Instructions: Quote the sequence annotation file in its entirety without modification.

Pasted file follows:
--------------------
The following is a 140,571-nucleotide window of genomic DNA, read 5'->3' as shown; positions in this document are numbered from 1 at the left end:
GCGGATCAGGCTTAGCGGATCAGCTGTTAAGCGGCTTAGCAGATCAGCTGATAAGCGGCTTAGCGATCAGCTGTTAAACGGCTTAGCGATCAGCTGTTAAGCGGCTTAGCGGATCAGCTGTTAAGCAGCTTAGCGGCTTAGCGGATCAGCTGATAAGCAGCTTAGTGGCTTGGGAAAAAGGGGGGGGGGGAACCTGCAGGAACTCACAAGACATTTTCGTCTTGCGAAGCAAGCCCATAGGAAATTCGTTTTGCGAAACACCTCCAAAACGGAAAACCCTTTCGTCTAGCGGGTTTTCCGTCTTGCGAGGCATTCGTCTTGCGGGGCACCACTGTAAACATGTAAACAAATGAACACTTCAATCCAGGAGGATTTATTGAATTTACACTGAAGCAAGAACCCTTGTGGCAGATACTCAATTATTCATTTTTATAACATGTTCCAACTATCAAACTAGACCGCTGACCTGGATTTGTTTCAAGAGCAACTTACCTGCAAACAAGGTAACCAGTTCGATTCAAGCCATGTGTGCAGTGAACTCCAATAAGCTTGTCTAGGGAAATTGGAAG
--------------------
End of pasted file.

The following is a 140,571-nucleotide window of genomic DNA, read 5'->3' as shown; positions in this document are numbered from 1 at the left end:
GCGGATCAGGCTTAGCGGATCAGCTGTTAAGCGGCTTAGCAGATCAGCTGATAAGCGGCTTAGCGATCAGCTGTTAAACGGCTTAGCGATCAGCTGTTAAGCGGCTTAGCGGATCAGCTGTTAAGCAGCTTAGCGGCTTAGCGGATCAGCTGATAAGCAGCTTAGTGGCTTGGGAAAAAGGGGGGGGGGGAACCTGCAGGAACTCACAAGACATTTTCGTCTTGCGAAGCAAGCCCATAGGAAATTCGTTTTGCGAAACACCTCCAAAACGGAAAACCCTTTCGTCTAGCGGGTTTTCCGTCTTGCGAGGCATTCGTCTTGCGGGGCACCACTGTAAACATGTAAACAAATGAACACTTCAATCCAGGAGGATTTATTGAATTTACACTGAAGCAAGAACCCTTGTGGCAGATACTCAATTATTCATTTTTATAACATGTTCCAACTATCAAACTAGACCGCTGACCTGGATTTGTTTCAAGAGCAACTTACCTGCAAACAAGGTAACCAGTTCGATTCAAGCCATGTGTGCAGTGAACTCCAATAAGCTTGTCTAGGGAAATTGGAAG